The FEI Tribunal’s decision to lift the provisional suspensions was mainly based on scientific evidence presented by the two athletes which suggests the likelihood of food contamination. Additionally, the FEI List Group, which reviews the FEI Equine Prohibited Substance List annually, has recommended to the FEI Bureau that Sparteine should be reclassified as a Controlled Medication and Specified Substance from 1 January 2018.

Similarly, the provisional suspensions imposed on seven Endurance athletes and three trainers in the UAE were lifted as of midnight on 30 April 2017, also due to reclassification of a prohibited substance.

Samples taken from seven horses that competed at four different events in Al Wathba (UAE) between the end of November 2016 and mid-January of this year tested positive for Caffeine and a number of metabolites, including the substance Paraxanthine.

Caffeine is already listed as a Specified Substance and the FEI List Group has recommended that Paraxanthine should be reclassified as a Controlled Medication and Specified Substance from 1 January 2018.

Separately, two US Dressage athletes – Adrienne Lyle (Horizon, FEI ID 105FJ02) and Kaitlin Blythe (Don Principe, FEI ID USA41197) – had been provisionally suspended since 5 April, the date they were notified that their horses had tested positive to the banned substance Ractopamine in Dressage competitions in Wellington (USA) in February 2017.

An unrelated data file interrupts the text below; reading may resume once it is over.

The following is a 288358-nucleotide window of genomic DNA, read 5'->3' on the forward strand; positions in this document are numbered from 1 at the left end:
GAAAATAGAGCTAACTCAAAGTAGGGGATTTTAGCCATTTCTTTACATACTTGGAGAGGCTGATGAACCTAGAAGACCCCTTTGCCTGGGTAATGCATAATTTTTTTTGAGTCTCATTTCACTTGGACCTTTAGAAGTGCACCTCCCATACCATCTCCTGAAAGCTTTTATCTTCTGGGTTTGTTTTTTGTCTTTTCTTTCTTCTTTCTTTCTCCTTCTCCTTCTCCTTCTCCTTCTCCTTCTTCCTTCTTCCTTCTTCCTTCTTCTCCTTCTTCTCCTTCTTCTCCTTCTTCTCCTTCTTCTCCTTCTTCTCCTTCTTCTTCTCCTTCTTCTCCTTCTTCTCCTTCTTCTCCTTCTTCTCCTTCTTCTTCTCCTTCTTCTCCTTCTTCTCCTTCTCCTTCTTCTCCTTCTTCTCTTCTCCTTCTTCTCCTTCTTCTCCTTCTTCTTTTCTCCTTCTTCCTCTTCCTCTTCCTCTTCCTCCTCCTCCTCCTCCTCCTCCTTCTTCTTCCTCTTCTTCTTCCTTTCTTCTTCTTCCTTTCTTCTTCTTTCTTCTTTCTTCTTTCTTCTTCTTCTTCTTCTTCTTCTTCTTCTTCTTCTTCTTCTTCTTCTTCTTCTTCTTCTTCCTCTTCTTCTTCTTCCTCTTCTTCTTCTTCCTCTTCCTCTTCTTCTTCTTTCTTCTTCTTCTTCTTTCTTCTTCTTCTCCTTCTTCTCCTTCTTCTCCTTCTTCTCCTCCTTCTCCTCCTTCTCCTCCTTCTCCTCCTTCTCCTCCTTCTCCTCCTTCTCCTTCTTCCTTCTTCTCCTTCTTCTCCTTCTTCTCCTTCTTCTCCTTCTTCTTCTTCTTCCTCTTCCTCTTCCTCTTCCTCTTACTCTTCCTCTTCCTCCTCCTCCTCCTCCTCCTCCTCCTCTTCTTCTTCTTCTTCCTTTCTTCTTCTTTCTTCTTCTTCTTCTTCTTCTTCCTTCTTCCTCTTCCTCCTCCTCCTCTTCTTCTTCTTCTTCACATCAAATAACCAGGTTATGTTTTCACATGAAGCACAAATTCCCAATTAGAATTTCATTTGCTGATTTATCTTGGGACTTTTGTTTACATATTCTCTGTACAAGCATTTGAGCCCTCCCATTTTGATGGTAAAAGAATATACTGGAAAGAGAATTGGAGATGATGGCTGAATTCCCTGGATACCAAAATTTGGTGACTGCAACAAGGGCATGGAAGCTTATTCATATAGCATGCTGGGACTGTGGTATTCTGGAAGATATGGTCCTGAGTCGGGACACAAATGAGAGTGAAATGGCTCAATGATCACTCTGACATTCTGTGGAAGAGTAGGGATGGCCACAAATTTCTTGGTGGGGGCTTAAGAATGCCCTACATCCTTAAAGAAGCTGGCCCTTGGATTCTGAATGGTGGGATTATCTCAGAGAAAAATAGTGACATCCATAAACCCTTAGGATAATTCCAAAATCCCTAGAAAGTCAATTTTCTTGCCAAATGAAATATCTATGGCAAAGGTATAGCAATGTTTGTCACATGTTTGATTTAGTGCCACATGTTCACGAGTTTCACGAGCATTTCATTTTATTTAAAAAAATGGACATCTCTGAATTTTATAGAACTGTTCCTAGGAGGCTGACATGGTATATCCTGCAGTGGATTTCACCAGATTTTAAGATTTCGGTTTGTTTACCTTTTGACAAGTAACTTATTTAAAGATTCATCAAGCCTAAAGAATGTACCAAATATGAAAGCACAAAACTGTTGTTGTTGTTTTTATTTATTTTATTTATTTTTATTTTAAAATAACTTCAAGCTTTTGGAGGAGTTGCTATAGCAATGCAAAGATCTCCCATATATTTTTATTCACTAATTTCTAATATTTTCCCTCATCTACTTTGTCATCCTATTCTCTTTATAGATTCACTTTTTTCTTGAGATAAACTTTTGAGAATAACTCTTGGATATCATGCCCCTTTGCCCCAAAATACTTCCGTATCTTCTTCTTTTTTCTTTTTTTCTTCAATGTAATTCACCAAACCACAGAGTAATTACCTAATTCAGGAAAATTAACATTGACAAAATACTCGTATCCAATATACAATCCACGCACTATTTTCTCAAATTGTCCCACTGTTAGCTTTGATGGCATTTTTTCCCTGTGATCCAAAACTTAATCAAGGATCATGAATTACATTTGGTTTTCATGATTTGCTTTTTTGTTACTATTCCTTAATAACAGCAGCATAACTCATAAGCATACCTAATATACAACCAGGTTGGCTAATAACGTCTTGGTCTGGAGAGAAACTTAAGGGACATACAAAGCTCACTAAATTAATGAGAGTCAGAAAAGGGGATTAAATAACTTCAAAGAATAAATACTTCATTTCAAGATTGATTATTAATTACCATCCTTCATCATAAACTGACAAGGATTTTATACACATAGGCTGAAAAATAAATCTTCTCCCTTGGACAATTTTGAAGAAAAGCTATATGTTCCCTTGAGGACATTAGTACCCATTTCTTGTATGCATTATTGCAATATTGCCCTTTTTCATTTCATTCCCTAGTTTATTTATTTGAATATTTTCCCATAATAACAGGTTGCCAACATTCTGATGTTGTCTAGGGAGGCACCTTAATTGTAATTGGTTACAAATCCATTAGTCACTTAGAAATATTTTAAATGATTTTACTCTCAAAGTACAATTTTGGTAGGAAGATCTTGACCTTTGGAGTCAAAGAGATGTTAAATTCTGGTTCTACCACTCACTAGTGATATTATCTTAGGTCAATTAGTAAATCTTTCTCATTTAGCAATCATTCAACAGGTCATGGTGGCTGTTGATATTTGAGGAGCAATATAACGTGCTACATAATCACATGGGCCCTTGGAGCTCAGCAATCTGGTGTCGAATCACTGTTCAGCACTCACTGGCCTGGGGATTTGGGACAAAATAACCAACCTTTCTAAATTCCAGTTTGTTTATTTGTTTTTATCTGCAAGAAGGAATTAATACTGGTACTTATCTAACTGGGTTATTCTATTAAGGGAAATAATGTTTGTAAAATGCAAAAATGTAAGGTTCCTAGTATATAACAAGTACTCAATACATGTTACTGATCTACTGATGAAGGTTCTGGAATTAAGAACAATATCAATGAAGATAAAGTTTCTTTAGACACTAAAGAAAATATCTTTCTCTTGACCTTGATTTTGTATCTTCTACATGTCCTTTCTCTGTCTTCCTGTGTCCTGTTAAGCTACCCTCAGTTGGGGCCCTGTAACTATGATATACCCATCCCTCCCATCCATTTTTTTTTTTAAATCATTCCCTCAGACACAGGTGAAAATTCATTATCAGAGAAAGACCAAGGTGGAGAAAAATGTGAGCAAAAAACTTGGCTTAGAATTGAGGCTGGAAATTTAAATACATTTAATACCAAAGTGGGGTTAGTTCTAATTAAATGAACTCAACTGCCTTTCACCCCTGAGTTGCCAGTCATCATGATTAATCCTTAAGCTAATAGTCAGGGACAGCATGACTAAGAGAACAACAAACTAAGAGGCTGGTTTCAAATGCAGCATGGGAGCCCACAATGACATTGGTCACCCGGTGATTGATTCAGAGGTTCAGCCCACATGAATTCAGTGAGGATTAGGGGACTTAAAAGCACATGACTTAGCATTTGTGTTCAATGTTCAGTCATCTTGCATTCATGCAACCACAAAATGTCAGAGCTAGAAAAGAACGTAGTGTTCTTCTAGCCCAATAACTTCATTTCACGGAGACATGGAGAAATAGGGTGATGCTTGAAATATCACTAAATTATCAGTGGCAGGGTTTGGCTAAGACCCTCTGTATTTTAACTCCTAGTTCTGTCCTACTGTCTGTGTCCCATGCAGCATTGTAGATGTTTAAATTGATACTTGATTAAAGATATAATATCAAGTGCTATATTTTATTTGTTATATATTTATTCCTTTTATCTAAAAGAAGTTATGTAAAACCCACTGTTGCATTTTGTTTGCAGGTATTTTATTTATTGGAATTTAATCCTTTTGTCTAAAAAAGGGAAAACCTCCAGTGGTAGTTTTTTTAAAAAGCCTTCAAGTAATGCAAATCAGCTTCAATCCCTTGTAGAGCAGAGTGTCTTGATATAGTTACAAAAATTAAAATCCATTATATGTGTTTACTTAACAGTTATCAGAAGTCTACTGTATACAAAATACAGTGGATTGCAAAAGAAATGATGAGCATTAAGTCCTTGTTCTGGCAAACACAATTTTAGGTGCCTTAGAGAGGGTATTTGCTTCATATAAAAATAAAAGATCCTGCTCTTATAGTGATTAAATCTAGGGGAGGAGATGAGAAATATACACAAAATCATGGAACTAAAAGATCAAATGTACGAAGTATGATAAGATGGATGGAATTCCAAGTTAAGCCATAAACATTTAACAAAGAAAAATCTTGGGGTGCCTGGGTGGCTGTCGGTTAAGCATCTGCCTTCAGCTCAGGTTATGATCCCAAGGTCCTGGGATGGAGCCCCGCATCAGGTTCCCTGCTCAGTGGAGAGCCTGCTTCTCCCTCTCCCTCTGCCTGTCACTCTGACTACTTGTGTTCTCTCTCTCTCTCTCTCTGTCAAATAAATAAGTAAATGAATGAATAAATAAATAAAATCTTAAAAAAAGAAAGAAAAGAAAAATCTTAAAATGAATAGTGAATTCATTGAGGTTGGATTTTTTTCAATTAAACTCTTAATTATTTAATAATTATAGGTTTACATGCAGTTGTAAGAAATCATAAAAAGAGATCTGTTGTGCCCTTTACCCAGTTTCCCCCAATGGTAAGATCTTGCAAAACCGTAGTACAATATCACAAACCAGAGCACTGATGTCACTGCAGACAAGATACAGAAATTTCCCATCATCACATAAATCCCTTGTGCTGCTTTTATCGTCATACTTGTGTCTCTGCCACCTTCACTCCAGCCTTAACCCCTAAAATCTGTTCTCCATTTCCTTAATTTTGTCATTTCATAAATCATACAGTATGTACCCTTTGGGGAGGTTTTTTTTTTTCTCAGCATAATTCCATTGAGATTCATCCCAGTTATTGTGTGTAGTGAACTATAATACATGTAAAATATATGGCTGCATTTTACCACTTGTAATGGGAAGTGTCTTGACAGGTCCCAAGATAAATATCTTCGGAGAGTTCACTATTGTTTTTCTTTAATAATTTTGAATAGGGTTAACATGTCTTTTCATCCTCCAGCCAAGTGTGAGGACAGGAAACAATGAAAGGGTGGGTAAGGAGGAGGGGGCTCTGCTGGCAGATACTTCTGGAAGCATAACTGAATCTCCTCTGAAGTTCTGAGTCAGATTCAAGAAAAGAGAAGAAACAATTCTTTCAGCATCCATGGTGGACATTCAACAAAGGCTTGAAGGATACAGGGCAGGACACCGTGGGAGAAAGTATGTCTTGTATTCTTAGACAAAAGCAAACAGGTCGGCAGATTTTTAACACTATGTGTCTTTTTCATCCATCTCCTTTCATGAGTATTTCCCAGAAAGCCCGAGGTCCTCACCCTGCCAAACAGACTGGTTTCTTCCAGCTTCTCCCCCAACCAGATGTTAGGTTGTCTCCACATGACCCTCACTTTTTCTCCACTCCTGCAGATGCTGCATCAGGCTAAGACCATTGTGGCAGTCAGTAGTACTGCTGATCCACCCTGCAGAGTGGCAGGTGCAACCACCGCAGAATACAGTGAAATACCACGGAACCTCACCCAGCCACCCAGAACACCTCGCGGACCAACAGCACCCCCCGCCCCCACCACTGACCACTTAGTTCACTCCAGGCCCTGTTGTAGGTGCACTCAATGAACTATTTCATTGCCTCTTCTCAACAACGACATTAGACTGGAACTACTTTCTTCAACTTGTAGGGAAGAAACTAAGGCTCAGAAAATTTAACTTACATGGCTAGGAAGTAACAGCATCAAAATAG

Their provisional suspensions were lifted at midnight on 28 April following evidence provided by the two athletes that a feed supplement given to the horses had been contaminated.

The FEI Tribunal maintained the provisional suspensions of the two horses on horse welfare grounds and in order to ensure a level playing field, however both athletes applied to the Court of Arbitration for Sport (CAS) in Lausanne (SUI) for provisional measures to request the lifting of the suspensions of both horses so that they could compete at the US Dressage Festival of Champions (18-21 May). The CAS granted the provisional measures this week (8 May), but still has to rule on the merits of the case.

FEI Media Contacts:

Grania Willis
Director Press Relations
grania.willis@fei.org
+41 787 506 142

Ruth Grundy
Manager Press Relations
Email: ruth.grundy@fei.org
Tel: +41 787 506 145

FEI Tribunal Publishes Final Decision in Endurance Prohibited Substance Case

Lausanne (SUI), 8 July 2016 – The FEI Tribunal has today published its Final Decision in the case against the Iranian rider Abdulla Mahmood Abdulla Darban (FEI ID 10044343). Samples taken from the horse Lunatica (FEI ID 103JV94/QAT), which finished fourth at the CEI1* in Doha (QAT) on 2 May 2015, returned positive for two prohibited substances, Propranolol and Dexamethasone.

The beta blocker Propranolol, which is used to lower the heart rate, is a banned substance under the FEI’s Equine Anti-Doping and Controlled Medication Rules (EADCMRs). The corticosteroid Dexamethasone is a controlled medication.

The FEI Tribunal has imposed a two-year suspension on the athlete, effective immediately. The period of provisional suspension, which was effective from the date of notification, 23 June 2015, has been credited against the period of ineligibility. This means that the period of ineligibility will now run through to 22 June 2017.